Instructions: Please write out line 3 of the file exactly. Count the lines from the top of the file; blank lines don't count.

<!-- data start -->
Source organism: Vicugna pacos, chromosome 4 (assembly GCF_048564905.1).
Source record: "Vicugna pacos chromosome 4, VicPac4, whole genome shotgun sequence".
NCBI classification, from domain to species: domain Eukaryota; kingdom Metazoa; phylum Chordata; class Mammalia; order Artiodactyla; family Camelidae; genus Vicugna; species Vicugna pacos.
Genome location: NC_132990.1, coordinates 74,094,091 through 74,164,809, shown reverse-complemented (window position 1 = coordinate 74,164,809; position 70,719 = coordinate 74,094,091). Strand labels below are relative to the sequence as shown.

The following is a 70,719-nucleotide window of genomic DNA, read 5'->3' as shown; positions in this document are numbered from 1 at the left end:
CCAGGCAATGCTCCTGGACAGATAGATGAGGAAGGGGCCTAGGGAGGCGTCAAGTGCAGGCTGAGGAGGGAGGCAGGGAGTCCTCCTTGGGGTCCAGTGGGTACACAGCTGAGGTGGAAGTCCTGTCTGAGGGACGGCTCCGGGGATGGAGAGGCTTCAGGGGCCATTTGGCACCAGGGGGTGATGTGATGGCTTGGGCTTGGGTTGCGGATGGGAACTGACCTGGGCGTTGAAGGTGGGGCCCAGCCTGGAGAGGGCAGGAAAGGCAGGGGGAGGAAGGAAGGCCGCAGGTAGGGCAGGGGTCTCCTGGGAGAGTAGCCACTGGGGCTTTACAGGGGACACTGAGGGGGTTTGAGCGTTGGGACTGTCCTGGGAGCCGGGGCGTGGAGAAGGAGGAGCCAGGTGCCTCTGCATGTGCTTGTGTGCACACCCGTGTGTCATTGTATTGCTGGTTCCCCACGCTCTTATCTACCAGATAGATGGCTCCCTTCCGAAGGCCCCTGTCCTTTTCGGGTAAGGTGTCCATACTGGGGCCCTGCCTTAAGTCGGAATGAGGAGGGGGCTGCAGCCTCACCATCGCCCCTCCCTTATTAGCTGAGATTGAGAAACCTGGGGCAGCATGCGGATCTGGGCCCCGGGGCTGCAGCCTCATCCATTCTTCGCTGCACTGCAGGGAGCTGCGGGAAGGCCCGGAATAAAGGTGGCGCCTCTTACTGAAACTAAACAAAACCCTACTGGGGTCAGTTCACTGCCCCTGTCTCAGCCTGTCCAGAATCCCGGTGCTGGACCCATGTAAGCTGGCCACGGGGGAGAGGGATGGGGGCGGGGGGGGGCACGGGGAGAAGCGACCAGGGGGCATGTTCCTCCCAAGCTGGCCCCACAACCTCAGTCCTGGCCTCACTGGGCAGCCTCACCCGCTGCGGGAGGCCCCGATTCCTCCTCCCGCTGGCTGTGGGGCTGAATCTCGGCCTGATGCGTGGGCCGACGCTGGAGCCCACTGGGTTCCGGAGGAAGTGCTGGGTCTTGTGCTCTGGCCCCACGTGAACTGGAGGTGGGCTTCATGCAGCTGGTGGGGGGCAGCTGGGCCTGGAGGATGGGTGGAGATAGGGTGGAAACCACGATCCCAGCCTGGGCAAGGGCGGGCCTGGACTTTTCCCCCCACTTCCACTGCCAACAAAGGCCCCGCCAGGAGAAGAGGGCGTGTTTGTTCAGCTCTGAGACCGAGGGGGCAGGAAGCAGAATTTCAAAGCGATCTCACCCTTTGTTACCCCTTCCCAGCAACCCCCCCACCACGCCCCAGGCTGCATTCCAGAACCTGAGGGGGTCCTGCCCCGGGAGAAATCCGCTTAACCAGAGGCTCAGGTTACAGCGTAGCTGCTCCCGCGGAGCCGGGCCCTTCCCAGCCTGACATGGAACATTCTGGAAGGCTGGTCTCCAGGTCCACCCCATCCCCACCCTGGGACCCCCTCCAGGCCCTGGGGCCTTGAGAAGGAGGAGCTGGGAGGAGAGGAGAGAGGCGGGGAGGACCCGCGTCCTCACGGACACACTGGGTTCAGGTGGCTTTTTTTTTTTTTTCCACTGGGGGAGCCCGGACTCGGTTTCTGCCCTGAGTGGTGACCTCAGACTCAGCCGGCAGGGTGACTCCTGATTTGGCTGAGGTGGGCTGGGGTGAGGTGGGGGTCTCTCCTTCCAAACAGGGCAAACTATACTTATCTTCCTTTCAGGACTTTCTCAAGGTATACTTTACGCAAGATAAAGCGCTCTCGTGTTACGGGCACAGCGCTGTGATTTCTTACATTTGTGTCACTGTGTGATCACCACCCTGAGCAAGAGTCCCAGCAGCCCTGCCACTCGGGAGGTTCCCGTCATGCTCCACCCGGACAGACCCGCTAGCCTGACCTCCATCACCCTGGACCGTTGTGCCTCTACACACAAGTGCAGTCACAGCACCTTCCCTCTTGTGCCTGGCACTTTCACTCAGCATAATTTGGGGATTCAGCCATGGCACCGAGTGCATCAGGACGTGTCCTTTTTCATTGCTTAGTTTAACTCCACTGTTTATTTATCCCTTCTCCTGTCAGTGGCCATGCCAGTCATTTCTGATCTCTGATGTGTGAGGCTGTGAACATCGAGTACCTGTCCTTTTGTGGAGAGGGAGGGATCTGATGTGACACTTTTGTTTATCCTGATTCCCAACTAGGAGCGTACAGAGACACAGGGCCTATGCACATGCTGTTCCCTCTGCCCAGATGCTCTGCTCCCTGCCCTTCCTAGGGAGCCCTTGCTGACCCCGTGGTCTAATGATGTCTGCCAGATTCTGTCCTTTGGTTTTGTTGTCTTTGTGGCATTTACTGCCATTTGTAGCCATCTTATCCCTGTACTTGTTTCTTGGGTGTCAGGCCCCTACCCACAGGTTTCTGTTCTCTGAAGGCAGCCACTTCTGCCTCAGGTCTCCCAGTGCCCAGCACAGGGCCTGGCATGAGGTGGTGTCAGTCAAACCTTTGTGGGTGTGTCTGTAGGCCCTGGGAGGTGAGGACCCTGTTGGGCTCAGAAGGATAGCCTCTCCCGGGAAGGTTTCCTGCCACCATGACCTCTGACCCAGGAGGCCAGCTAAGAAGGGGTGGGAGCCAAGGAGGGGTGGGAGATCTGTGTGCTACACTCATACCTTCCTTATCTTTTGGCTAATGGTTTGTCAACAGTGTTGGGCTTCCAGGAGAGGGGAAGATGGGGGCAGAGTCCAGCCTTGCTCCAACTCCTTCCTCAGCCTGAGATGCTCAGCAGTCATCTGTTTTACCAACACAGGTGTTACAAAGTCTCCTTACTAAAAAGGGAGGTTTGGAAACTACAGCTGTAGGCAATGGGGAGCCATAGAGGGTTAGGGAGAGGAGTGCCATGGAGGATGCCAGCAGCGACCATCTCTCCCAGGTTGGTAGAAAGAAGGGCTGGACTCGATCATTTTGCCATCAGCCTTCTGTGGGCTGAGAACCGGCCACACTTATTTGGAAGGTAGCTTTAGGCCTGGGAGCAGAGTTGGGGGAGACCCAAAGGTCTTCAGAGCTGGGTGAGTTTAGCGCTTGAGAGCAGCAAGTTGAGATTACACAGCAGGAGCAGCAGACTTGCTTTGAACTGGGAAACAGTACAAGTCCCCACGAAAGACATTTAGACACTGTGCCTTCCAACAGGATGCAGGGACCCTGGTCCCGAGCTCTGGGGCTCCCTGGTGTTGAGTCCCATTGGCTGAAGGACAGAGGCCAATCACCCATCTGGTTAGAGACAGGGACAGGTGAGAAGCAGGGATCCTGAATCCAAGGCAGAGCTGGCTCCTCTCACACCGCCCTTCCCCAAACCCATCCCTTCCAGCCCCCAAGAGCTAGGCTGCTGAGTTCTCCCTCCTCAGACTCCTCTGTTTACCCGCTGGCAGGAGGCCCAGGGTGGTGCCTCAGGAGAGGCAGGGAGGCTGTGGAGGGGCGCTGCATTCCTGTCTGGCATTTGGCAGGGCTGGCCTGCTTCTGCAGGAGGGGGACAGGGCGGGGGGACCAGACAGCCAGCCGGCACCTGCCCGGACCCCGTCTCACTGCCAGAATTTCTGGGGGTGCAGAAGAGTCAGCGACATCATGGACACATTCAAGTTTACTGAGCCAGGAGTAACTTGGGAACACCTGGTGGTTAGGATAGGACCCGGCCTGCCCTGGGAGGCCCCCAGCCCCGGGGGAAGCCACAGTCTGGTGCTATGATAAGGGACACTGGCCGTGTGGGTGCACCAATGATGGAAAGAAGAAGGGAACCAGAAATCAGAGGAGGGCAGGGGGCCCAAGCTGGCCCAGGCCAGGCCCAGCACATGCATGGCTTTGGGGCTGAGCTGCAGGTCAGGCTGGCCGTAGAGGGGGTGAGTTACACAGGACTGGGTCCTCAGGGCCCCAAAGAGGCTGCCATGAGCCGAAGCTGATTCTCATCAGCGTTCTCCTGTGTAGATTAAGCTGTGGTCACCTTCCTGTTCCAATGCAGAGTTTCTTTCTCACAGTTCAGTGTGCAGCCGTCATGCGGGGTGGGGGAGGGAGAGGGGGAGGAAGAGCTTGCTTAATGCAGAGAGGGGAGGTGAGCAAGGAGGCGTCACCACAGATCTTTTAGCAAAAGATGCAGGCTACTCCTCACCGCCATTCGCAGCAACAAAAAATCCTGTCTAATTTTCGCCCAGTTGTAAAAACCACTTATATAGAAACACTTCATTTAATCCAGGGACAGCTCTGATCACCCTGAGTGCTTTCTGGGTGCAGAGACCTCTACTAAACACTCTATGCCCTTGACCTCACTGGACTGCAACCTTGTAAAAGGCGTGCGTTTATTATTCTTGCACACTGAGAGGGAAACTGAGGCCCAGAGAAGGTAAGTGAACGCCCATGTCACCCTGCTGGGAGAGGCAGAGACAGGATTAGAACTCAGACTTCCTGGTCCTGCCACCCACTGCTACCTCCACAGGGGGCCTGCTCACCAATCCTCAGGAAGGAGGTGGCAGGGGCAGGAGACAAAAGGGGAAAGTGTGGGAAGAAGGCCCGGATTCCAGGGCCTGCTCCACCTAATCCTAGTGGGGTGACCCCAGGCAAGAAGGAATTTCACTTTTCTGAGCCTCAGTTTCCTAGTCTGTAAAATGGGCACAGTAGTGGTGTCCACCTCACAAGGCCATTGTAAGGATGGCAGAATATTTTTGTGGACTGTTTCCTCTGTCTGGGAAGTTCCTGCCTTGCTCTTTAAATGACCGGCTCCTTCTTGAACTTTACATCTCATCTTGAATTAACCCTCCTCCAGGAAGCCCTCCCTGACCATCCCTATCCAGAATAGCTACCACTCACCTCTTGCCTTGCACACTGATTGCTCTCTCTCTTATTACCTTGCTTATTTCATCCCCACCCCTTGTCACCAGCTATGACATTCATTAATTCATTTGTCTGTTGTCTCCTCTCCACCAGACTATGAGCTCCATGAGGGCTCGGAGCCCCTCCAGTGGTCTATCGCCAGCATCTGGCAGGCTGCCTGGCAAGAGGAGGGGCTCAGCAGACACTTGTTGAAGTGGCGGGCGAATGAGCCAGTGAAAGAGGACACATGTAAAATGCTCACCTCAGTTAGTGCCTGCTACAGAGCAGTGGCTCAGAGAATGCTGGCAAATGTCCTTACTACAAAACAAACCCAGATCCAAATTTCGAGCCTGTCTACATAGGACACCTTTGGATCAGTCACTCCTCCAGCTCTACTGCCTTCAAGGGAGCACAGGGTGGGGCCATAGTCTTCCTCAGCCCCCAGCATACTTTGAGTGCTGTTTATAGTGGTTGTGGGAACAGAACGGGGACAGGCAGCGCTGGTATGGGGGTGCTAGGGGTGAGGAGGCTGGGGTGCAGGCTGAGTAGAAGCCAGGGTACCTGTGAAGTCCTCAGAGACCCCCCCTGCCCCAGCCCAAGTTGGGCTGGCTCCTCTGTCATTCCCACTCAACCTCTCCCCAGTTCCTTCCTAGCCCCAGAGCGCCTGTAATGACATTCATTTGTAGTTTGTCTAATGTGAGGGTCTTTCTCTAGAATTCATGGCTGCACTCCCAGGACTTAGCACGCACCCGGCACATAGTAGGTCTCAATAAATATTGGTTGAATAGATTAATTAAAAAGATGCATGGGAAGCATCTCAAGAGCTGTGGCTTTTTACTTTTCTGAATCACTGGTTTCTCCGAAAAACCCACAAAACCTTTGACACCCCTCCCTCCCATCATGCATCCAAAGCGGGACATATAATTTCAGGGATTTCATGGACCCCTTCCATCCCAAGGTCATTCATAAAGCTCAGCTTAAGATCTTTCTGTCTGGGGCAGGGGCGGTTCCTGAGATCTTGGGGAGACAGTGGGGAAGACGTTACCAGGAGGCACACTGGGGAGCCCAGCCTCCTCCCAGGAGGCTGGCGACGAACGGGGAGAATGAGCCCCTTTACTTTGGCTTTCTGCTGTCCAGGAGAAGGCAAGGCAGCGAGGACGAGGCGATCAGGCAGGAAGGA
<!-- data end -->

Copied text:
NCBI classification, from domain to species: domain Eukaryota; kingdom Metazoa; phylum Chordata; class Mammalia; order Artiodactyla; family Camelidae; genus Vicugna; species Vicugna pacos.